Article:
(c) for somebody who does not satisfy paragraph (a) or (b), correctly identifying all relevant coloured lights in a test, determined by CASA, that simulates an operational situation.
The practical answer is that CASA AvMed picks and chooses the laws with which it strictly complies and those which it ignores and, due to inadequate governance, is allowed to get away with it.

For example, CASA AvMed treats the 'Optec 900' as a second level test, even though it's not prescribed. And CASA treated the CAD as a third level test, even though it does not simulate an operational situation.

My educated guess is that treating the Farnsworth D15 as a second level test would not suit the crusading CASA CVD zealots and their camp followers, precisely for the reasons you stated: Farnsworth D15 is quick and easy to administer, and a lot less stressful for subjects.

Last edited by Clinton McKenzie; 13th Feb 2024 at 22:19.
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Old 29th Feb 2024, 16:15
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CASA update

I'm pleased to report there is progress being made on the CVD front. There's been some positive discussions with CASA in the last week and it seems there is a genuine commitment to get this issue resolved favourably in the near future.

Latest CASA update below. We expect the consultation phase for the proposed legislative instrument to open shortly and we will have more to say once that happens. Suffice to say, CVDPA would encourage everyone to subscribe to the consultation mailing list and be ready to make a submission as soon as it opens, so that we can ensure our voices are heard.

Plan to improve colour vision deficiency policy for pilots

Work is underway to settle and formalise colour vision testing options for pilots who are not able to pass clinical colour vision tests. Our aim is to have new testing options available for pilots by the end of April that are formally prescribed through a legislative instrument. The tests will recognise that many pilots with a colour vision deficiency can demonstrate they are able to operate safely and competently without any medical or operational restrictions.

Consultation is currently underway through our Aviation Safety Advisory Panel, and public consultation on the proposed testing options is expected before the end of March.

The options will include an operational test designed to demonstrate a pilot’s ability to fly an aircraft safely through a robust and standardised operational test.


Interim measures


Pilots who are unable to pass the prescribed Ishihara or Farnsworth colour vision clinical tests and are seeking to renew their medical certificate are encouraged to call our Aviation Medicine team on 131 757 to discuss their individual circumstances.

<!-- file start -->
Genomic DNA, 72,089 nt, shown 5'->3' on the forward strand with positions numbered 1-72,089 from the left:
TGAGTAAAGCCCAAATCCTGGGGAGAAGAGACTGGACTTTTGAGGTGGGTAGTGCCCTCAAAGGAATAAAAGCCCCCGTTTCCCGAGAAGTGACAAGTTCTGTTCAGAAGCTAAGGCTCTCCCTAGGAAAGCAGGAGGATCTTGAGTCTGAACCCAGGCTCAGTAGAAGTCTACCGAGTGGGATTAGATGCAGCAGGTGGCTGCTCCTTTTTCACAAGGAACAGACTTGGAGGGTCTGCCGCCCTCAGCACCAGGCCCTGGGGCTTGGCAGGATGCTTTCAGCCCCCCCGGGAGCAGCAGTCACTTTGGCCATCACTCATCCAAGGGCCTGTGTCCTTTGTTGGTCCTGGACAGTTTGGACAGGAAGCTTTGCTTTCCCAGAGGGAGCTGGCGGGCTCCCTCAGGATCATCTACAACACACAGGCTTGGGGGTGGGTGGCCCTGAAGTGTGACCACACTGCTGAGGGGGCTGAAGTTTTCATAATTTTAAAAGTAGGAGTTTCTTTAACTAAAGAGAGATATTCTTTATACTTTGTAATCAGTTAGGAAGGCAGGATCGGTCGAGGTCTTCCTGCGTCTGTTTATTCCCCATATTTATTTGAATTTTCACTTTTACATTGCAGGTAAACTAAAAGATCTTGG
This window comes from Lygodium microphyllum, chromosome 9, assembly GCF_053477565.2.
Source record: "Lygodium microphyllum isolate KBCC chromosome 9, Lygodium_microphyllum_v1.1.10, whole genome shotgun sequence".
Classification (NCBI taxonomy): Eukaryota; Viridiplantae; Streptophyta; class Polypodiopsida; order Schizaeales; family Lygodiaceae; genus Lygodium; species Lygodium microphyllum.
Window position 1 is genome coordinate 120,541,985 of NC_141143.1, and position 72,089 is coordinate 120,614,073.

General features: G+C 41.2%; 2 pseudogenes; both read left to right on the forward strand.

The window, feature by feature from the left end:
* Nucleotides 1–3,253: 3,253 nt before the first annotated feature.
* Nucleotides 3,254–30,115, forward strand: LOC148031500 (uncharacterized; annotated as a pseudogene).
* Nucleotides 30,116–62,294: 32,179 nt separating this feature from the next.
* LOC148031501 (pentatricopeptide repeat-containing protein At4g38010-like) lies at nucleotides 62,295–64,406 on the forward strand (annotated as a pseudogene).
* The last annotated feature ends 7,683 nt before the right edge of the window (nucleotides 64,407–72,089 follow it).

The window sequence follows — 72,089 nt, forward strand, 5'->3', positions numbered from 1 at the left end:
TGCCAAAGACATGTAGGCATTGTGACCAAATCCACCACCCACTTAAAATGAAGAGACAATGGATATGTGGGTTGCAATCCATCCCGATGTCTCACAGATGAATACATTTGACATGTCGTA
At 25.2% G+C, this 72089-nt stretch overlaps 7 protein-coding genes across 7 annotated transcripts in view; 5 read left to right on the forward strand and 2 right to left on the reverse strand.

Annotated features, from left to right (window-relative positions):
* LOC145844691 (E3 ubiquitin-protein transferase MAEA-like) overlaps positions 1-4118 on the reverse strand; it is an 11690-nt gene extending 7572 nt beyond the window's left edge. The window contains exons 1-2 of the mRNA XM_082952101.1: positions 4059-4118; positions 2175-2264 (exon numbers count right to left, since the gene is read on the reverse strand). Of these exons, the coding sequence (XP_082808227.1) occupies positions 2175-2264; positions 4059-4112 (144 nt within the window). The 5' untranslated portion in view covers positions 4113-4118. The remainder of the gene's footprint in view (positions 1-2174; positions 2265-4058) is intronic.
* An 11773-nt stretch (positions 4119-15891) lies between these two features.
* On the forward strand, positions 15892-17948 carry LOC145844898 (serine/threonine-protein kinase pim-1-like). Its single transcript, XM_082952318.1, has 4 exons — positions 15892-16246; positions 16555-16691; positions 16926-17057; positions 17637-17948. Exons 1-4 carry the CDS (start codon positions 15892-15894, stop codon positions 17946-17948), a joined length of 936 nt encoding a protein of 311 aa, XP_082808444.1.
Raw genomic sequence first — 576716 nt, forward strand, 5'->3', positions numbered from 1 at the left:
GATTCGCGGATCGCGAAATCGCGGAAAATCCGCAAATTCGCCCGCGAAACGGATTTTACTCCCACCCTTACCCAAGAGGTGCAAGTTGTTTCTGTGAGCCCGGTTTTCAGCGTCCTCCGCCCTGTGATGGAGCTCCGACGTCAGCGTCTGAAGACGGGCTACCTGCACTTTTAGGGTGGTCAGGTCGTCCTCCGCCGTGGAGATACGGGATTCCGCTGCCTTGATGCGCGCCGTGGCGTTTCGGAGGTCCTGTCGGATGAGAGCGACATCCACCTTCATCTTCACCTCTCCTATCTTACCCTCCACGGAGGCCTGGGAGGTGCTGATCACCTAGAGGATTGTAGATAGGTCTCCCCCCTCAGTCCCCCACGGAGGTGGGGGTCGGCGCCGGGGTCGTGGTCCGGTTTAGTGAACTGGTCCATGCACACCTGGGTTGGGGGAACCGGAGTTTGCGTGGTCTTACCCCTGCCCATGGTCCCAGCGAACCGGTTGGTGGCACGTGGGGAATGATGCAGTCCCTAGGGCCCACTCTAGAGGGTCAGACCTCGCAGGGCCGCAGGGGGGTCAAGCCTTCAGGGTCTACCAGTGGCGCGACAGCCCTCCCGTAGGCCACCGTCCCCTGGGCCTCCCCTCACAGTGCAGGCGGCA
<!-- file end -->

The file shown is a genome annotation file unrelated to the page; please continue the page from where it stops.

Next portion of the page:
We will work hard to ensure this interim period is as least disruptive as possible, whilst satisfying current safety and regulatory requirements.


More information


Subscribe to our Consultation and rule-making mailing list to receive an alert when consultation opens.
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Old 20th Mar 2024, 01:34
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Another update

As a further brief update, I'm again pleased to report that good progress is continuing to be made. CASA have recently established a Colour Vision Technical Working Group (TWG) which supports the work of their Aviation Safety Advisory Panel (ASAP). The TWG has already met twice in the past fortnight and is represented by a number of industry experts, including CVDPA.

The TWG has been considering and providing advice and industry sector recommendations into documentation, including a draft legislative instrument and flight examiner handbook appendix, which will form the basis of the new third tier operational testing under CASR 67.150 (6)(c).

We expect more information to be published publicly soon, but in the meantime CVD pilots should take some comfort in knowing that things seem to be finally headed in the right direction and a favourable outcome should be achieved in the near future. The objective still remains to have this all resolved by the end of April.

Aviation medicine colour vision deficiency technical working group

The role of the aviation medicine colour vision deficiency (CVD) TWG is to:
  • ascertain the pathway forward for pilots with CVD and the appropriate tests to undertake
  • ensure the implementation of an Operational Colour Vision Assessment (OCVA) that is fit for purpose and has been assessed to standard.

Membership:

  • Dr Jeremy Robertson
  • John O’Brien
  • Matt Handley
  • Steve Cornell
  • Lex Garriock
  • Ray Cronin
  • Dr Adrian Smith
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Old 20th Mar 2024, 02:55
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Progress

Glad to hear that CASA is being dragged into the real world. Reminds of the advice that “the beatings will stop when morale improves.”

It should not be forgotten that all the angst and troubles for CVD pilots should never have happened in the first place.

And, if not for the dedicated work of a number of individuals, be sure that any real reforms would not happen if CASA was left to its own devices.
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Old 2nd Apr 2024, 01:41
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CVD testing process - open for consultation!

*** Calling all CVDPA members, supporters and those in the aviation industry ***